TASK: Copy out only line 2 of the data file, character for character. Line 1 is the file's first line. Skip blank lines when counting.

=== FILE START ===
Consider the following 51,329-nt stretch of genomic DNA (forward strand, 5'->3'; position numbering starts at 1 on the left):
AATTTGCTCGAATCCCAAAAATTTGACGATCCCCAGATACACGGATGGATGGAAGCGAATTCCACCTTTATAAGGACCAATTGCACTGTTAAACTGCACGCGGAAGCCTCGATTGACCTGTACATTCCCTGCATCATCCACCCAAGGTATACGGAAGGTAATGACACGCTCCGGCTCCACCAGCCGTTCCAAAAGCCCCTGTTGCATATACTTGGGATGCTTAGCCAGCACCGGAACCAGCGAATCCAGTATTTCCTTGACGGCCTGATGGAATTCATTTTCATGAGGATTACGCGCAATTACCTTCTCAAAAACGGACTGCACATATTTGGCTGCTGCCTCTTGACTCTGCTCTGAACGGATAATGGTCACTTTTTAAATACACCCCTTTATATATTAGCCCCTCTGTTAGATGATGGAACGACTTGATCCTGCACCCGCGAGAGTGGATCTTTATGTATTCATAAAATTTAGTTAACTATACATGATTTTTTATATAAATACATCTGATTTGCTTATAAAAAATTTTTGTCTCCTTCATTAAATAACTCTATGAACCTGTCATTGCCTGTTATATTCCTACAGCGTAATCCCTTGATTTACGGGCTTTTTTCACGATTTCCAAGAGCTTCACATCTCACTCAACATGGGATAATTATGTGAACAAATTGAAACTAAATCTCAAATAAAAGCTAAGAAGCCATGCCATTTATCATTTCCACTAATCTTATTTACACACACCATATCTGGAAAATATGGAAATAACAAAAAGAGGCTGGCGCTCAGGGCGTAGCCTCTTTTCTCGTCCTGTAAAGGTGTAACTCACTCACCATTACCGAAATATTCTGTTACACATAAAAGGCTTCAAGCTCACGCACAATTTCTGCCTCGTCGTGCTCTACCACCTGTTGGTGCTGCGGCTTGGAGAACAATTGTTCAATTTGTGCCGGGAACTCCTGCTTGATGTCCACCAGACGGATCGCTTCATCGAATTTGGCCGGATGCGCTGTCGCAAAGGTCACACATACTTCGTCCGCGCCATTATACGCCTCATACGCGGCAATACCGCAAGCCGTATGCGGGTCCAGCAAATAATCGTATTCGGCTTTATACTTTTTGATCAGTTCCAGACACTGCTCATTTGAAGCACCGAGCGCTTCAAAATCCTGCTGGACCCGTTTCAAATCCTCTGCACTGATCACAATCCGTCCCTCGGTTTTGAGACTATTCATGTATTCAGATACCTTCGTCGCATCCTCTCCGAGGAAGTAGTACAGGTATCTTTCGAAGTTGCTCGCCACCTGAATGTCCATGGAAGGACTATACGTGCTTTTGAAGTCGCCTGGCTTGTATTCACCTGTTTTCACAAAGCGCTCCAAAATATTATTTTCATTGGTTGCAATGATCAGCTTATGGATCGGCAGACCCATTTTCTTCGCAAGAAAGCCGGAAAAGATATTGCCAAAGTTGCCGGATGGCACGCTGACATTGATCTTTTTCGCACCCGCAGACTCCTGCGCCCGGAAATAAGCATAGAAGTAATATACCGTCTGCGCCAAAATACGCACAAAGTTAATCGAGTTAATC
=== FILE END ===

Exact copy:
AATTTGCTCGAATCCCAAAAATTTGACGATCCCCAGATACACGGATGGATGGAAGCGAATTCCACCTTTATAAGGACCAATTGCACTGTTAAACTGCACGCGGAAGCCTCGATTGACCTGTACATTCCCTGCATCATCCACCCAAGGTATACGGAAGGTAATGACACGCTCCGGCTCCACCAGCCGTTCCAAAAGCCCCTGTTGCATATACTTGGGATGCTTAGCCAGCACCGGAACCAGCGAATCCAGTATTTCCTTGACGGCCTGATGGAATTCATTTTCATGAGGATTACGCGCAATTACCTTCTCAAAAACGGACTGCACATATTTGGCTGCTGCCTCTTGACTCTGCTCTGAACGGATAATGGTCACTTTTTAAATACACCCCTTTATATATTAGCCCCTCTGTTAGATGATGGAACGACTTGATCCTGCACCCGCGAGAGTGGATCTTTATGTATTCATAAAATTTAGTTAACTATACATGATTTTTTATATAAATACATCTGATTTGCTTATAAAAAATTTTTGTCTCCTTCATTAAATAACTCTATGAACCTGTCATTGCCTGTTATATTCCTACAGCGTAATCCCTTGATTTACGGGCTTTTTTCACGATTTCCAAGAGCTTCACATCTCACTCAACATGGGATAATTATGTGAACAAATTGAAACTAAATCTCAAATAAAAGCTAAGAAGCCATGCCATTTATCATTTCCACTAATCTTATTTACACACACCATATCTGGAAAATATGGAAATAACAAAAAGAGGCTGGCGCTCAGGGCGTAGCCTCTTTTCTCGTCCTGTAAAGGTGTAACTCACTCACCATTACCGAAATATTCTGTTACACATAAAAGGCTTCAAGCTCACGCACAATTTCTGCCTCGTCGTGCTCTACCACCTGTTGGTGCTGCGGCTTGGAGAACAATTGTTCAATTTGTGCCGGGAACTCCTGCTTGATGTCCACCAGACGGATCGCTTCATCGAATTTGGCCGGATGCGCTGTCGCAAAGGTCACACATACTTCGTCCGCGCCATTATACGCCTCATACGCGGCAATACCGCAAGCCGTATGCGGGTCCAGCAAATAATCGTATTCGGCTTTATACTTTTTGATCAGTTCCAGACACTGCTCATTTGAAGCACCGAGCGCTTCAAAATCCTGCTGGACCCGTTTCAAATCCTCTGCACTGATCACAATCCGTCCCTCGGTTTTGAGACTATTCATGTATTCAGATACCTTCGTCGCATCCTCTCCGAGGAAGTAGTACAGGTATCTTTCGAAGTTGCTCGCCACCTGAATGTCCATGGAAGGACTATACGTGCTTTTGAAGTCGCCTGGCTTGTATTCACCTGTTTTCACAAAGCGCTCCAAAATATTATTTTCATTGGTTGCAATGATCAGCTTATGGATCGGCAGACCCATTTTCTTCGCAAGAAAGCCGGAAAAGATATTGCCAAAGTTGCCGGATGGCACGCTGACATTGATCTTTTTCGCACCCGCAGACTCCTGCGCCCGGAAATAAGCATAGAAGTAATATACCGTCTGCGCCAAAATACGCACAAAGTTAATCGAGTTAATC